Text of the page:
Note re applying Overhead to a Product

Note re applying Overhead to a Product - 1 Supplementary...

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1 Supplementary Note on Applying Overhead to a Product While it is worthwhile to keep track of Direct Materials and Direct Labour as separate amounts (because these are significant and directly traceable to the product), the same is not true for Manufacturing Overhead. These items only have an indirect relationship to the product. In chapter 2, we used an Actual Cost System and accumulated all of the actual charges for manufacturing overhead items in an account called Mfg. Overhead (MO). However, if we completed a job every few days, we would have to wait until all bills for the actual overhead costs had been received before we could get all the charges in the job. Some bills like property taxes on the factory might not be received for several months. Hence, the job would not be able to be released to the customer until all the bills relating to the overhead costs were in. This could take months and would cause intolerable delays in shipping the goods to the customer and in receiving payment from the customer. In addition, because MO items have only an indirect relationship to the product, each MO item would have to be allocated on some arbitrary basis to get an appropriate amount of cost charged to each job or product. For example, how would you determine how much of the lighting bill for electricity should be charged to the manufacture of a wooden table? You would need an army of accountants to do all the allocations of mfg. overhead items to all of the jobs. This would be time consuming and impractical. Therefore, for these reasons, some other method was needed to get the MO costs charged into the job or product. The method that was universally selected was to use a Pre-determined Overhead rate that would be estimated at the beginning of the year . Pre-determined MO rate = Estimated Mfg Overhead in $ (for all items) Estimated units of an allocation base In order to ensure that the overhead rate could be charged to all products, we need to use an allocation base that is common to all types of products (assuming many companies have multiple products). If you use # of units of product, you can only have one product type because you are only allowed one divisor for the rate calculation. Therefore the allocation bases that are common to all types of products are: Direct Labour Hours (rate per DLH) Diret Labour Cost in $ (rate per DL$)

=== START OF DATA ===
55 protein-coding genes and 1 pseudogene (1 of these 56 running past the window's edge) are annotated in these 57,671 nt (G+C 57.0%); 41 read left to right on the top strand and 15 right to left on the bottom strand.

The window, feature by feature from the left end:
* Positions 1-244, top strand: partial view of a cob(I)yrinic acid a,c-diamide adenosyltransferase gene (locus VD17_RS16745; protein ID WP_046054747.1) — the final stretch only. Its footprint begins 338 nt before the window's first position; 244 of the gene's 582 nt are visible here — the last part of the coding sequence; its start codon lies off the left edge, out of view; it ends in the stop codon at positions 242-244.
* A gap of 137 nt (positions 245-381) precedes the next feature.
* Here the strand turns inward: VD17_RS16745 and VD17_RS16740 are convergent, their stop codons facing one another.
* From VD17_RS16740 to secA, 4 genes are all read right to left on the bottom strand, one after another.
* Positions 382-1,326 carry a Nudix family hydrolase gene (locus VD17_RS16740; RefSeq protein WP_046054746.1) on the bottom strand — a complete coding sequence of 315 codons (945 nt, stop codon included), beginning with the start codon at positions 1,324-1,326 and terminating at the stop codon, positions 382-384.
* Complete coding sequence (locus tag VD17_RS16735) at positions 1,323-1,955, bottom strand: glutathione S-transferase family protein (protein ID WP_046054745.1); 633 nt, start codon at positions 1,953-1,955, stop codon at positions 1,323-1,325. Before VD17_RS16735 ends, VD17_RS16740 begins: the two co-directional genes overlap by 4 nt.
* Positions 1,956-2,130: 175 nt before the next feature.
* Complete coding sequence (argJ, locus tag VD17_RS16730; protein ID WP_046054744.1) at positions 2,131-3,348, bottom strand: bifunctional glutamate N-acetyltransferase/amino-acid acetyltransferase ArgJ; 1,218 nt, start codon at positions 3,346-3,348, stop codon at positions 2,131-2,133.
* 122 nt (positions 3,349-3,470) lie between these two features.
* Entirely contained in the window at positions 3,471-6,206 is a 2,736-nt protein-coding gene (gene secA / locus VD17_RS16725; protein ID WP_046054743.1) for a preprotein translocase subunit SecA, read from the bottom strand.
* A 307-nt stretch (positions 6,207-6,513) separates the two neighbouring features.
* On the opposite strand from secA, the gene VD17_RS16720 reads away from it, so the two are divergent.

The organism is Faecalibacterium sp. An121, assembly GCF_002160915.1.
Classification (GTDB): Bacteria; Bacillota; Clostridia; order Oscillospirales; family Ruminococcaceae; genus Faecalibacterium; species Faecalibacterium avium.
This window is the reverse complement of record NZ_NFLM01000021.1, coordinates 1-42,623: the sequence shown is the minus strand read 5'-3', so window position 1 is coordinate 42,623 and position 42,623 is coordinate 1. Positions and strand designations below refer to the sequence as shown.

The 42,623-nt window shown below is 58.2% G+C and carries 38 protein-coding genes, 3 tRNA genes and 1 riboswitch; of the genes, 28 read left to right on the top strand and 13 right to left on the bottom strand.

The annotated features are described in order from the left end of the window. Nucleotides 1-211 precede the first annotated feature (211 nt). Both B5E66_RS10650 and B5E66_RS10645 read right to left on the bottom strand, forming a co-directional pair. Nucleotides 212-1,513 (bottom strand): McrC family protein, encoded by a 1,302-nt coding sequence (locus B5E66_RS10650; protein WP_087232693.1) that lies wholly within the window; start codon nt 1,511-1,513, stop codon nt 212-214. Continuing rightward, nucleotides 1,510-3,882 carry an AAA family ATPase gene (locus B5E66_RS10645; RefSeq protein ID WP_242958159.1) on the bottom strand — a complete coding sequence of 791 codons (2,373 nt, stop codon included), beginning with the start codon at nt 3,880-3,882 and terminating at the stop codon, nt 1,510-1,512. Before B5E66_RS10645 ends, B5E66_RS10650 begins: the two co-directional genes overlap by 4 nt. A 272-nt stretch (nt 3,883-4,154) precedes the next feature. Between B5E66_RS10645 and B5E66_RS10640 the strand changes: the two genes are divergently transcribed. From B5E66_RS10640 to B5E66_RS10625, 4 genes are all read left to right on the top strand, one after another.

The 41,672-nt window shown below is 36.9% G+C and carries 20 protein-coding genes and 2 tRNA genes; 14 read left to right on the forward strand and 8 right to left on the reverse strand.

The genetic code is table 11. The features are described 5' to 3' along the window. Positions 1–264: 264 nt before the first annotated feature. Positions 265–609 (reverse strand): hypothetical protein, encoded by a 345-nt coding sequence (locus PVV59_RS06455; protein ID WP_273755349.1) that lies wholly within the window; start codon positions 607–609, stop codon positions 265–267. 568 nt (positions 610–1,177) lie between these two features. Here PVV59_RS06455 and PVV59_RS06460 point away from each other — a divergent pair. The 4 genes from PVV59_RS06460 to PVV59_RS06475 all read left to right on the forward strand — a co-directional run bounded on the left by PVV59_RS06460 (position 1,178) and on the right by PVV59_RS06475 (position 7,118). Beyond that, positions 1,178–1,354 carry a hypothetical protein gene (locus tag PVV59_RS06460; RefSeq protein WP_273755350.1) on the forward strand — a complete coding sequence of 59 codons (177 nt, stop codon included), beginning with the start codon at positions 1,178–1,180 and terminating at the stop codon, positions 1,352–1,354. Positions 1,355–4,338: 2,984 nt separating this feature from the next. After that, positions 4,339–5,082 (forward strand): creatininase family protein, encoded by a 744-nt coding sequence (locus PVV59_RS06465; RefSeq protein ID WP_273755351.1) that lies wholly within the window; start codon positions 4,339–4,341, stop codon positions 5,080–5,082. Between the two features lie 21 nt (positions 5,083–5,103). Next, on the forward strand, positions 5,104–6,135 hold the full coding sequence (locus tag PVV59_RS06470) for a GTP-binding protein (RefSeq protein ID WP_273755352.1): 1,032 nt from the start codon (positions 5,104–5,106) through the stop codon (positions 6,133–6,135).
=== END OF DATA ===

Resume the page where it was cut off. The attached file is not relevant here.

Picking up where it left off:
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This note was uploaded on 03/03/2012 for the course ACCT 2460 taught by Professor Farrar during the Winter '12 term at Conestoga.

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Note re applying Overhead to a Product - 1 Supplementary...

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